THE NORTHERN VIRGINIA DAILY

October 06, 1999

Workshops set to outline Avtex cleanup

Residents to express ideas for features of recreation facilities

By Diane Hartson

The cleanup of toxic waste basins and fly ash pits at the former Avtex Fibers plant in Front Royal will be coordinated with plans for recreation use of that portion of the site, officials said Tuesday night.

And landscape architects will be meeting with local residents in the next two months to find out what should be included in the design for that area.

About half of the 582 -acre Superfund site is planned for recreational and nature conservancy uses.

At a meeting of the Avtex Stakeholders Group, William G. Cutler, remediation project manager of the site for the FMC Corp., a former site owner, said FMC will hire a landscape architecture consulting firm by the end of the month. The company, which is taking over responsibility for the remaining cleanup of the site, plans to integrate the future uses into its cleanup, he said.

Closure of basins in the western portion of the site will begin in the spring or summer, he said.

Cutler said FMC will spend about $200,000 on the creation of a design for the recreational half of the site. The closure project is expected to have a price tag of about $17.5 million, he said.

Officials outlined a timeline calling for the landscape firm to meet informally with local groups, residents and officials between Nov. 16 and Dec. 3.

Two workshop dates have been set on Nov. 15, when the consultants will detail paremeters for the design, and Dec. 4 when residents and officials will have a chance to tell the landscape architects what features should be included in the plan.

"When we walk away, you’re going to have exactly what you need" to start implementing the recreation and conservancy plan with river access, public recreation and wildlife conservation areas, Cutler said.

Although FMC won’t be building recreational facilities unless they can be included simply as part of cleanup efforts, it will take into account what the recreation plan calls for, he said.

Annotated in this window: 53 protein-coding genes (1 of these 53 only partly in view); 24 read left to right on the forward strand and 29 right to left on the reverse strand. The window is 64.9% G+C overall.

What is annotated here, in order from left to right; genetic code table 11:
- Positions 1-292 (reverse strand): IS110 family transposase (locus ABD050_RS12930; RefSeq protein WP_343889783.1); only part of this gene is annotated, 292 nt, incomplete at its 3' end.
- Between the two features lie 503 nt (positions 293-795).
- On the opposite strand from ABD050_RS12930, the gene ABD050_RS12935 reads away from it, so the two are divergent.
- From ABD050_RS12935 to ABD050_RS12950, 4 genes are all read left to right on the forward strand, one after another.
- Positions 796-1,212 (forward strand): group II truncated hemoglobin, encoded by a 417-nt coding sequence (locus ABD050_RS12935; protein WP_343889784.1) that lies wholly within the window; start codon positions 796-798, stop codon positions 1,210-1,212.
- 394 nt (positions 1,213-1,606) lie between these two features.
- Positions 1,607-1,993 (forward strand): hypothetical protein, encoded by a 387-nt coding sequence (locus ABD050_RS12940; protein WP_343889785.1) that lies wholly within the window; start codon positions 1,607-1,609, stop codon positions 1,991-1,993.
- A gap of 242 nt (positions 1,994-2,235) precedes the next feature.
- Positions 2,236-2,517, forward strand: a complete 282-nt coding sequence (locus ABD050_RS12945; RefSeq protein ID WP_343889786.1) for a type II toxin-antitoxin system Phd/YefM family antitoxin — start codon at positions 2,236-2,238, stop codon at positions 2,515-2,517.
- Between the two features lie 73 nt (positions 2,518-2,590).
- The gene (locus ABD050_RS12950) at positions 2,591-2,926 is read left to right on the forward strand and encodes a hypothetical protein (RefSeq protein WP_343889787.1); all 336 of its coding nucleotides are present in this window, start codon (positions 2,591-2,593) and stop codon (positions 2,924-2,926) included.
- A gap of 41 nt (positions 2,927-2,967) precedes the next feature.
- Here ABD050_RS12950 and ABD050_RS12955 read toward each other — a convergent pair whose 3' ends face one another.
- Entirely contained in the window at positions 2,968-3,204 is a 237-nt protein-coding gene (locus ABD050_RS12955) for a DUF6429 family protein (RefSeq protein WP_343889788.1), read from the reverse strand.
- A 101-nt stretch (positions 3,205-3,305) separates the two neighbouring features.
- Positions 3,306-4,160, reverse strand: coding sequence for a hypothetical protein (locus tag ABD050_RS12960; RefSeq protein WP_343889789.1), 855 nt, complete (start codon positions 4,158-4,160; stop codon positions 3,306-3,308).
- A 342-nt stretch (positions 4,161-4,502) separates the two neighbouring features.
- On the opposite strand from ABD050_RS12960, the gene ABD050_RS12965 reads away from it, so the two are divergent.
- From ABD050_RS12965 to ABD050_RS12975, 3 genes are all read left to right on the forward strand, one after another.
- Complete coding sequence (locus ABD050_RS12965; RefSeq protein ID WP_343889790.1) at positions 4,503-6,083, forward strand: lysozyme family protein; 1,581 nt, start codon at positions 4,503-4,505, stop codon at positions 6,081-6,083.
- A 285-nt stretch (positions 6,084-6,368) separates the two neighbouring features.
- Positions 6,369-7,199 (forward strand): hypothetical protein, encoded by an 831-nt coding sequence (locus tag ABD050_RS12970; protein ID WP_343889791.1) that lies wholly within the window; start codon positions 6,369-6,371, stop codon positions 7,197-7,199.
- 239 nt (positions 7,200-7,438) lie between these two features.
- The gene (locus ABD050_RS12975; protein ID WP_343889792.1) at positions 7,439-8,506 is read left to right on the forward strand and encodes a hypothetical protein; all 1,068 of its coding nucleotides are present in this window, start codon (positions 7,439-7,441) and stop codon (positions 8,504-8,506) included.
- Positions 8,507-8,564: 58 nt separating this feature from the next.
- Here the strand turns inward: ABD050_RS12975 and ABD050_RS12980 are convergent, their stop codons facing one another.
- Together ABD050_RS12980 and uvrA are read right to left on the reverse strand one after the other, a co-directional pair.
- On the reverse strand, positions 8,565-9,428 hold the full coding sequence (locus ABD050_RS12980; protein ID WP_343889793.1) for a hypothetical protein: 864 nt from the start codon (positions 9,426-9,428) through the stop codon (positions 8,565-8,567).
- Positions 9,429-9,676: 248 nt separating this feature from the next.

Grading will create "undulating slopes" that will be suitable for trails, he said.

Phenix Hearn of the Women’s Alliance for Environmental Renewal and Justice offered that group’s expertise in ensuring that the "minutest critter" and plant life are preserved when the bulldozers start rolling for the basin closures.

The Front Royal-Warren County Economic Development Authority expects to take ownership of the site by the end of the year. The authority has created a plan for redevelopment of the site that includes, on the eastern portion, a 155 acre business park, a 26-acre soccer field complex and restoration of the front office building facing Kendrick Lane.

That plan calls for the 240 acres west of the railroad tracks that cut though the site to be used for recreation and conservation.

The stakeholders group has been formed to give residents a voice in use of the site.

Proposed at Tuesday’s meeting was a membership list for people and groups that have attended the meetings, including residential and industrial neighbors of the site, Randolph-Macon Academy, Friends of the Shenandoah River and the alliance.

The next stakeholders meeting will be Nov. 15 and will include the landscape architect’s presentation on the recreation plan process, officials said.

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